Other gods often begin by wooing us to believe that we can have them alongside the One True God. But this is always a lie. Once they get their hooks in us, there’s no getting away. One may manage to cling to some watered down Christianity while worshipping a false god, but watered down becomes nothing at all in a generation or two. In order for us to pass the legacy of Christianity to our children, we must walk in God’s ways and teach them diligently to our children. Any compromise, any half-way covenant, any watered down version of love, trust, and obedience to God is the beginning of the end for our children. That’s why God commands His people now, just as He did thousands of years ago, to teach their children diligently to walk in His ways and to keep His commands. There are heavy consequences for not obeying, great blessings for obeying. In the second commandment God promises to visit “the iniquity of the fathers on the children to the third and fourth generation of those who hate me, but showing steadfast love to thousands of those who love me and keep my commandments” (Deut. 5:9-10). No Christian would say he hates God, but not keeping God’s commandments and not walking in His ways is hating God.
Don’t listen to the competition. Don’t leave your children to sort out for themselves the competing liturgies of false gods. There is no neutral ground. Don’t neglect your duty as a Christian parent. Your children’s souls are at stake. And not only your children, but your children’s children and so on and so on. Teach them diligently the ways of God, the ways of life, that they might love God, keep His commandments, and live.
As teacher appreciation season draws to a close, we would like to thank all parents and friends for their help in making our teachers and staff feel appreciated and special. The creative art projects given to each teacher, the delicious “take-home” meals and also the chocolate and cheese day were all highlights of the month. Mrs. Phillips was especially touched by the “goat bag” that was created for her. The children drew images of her favorite animal and inscribed, “Don’t worry, I goat this!” It is a blessing to have such generous families and devoted teachers. We are tremendously grateful!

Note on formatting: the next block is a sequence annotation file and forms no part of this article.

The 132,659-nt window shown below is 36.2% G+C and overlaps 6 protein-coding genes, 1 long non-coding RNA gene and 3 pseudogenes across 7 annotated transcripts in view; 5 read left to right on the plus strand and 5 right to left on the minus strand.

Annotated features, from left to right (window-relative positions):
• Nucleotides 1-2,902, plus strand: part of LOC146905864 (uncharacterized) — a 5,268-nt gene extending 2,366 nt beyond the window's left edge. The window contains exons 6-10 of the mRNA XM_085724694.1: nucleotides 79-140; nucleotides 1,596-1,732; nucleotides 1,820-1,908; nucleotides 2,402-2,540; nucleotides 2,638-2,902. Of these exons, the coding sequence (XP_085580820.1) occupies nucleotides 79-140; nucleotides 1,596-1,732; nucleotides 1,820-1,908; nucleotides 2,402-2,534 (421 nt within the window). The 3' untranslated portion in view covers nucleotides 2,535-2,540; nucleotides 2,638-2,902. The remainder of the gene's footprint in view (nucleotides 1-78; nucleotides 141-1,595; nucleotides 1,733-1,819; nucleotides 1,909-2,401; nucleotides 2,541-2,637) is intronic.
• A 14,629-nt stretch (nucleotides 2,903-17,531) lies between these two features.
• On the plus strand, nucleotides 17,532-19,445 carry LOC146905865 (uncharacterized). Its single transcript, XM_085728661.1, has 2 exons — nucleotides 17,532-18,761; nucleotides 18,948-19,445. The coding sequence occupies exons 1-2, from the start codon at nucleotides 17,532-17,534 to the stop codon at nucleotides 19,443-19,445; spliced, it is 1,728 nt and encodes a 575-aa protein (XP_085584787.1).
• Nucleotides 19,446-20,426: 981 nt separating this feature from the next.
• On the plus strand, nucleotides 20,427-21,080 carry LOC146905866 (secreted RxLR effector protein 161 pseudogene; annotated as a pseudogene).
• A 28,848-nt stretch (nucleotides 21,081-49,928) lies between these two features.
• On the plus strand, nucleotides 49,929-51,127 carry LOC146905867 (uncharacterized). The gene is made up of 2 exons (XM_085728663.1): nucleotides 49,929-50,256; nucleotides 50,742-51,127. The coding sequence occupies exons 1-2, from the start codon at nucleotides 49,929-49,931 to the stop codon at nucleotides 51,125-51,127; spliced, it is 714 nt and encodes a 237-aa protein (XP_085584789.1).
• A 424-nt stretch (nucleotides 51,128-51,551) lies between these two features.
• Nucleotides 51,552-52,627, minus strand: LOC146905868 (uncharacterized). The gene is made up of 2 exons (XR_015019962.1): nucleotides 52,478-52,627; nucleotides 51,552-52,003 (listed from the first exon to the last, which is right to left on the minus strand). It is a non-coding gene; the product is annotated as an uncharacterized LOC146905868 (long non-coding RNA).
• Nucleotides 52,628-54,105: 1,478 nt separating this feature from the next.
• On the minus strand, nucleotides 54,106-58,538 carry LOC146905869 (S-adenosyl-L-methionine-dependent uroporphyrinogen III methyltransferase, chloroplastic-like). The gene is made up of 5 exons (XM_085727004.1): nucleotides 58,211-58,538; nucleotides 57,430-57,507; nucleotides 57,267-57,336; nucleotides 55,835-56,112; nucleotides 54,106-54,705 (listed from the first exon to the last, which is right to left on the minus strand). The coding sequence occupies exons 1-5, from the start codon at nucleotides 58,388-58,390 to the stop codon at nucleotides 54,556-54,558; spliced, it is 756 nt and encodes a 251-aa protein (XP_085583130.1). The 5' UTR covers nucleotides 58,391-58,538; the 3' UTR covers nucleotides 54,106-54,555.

The 2017 Trinitas Art contest winners were announced at morning meeting Friday, May 12th. The recipients in the categories of painting, sculpture, photography, and drawing are listed below. The Best of Show award went to Miss Abigail Tenniswood for her “Finger Fish”. After seeing paintings by Iris Scott in New York City, she was inspired to complete an oil painting using her fingers in lieu of a paint brush. Other winners, Tim Parsley and Bryce Barnes who won 3rd place in the painting category, also mimicked a beloved artist, Jackson Pollock. Mr. Pollock was the inspiration for Mr. Parsley’s senior thesis and his attempt to replicate his work was well received.
The Drama Club presented Shakespeare’s A Midsummer Night’s Dream last weekend with tremendous success and fan fare. With Friday night sold out and over 230 in attendance, the students were in rare form and delivered a wonderful performance! As the love affair between Demetrius, Hermia, Helena and Lysander unfolded, the laughs and twists were everywhere. Saturday was also well attended and patrons enjoyed their fairy kiss treats and scones during intermission. The Drama Club would like to thank Miss Brittany Hartke for her tireless leadership and efforts, Miss Charity Robson for her expertise and creativity directing the fairies, and Mrs. Miranda Varela for creating the amazing set which helped to convey an authentic looking garden scene and for directing the Athenians. It was a large “team effort” with excellent results! Well done Trinitas!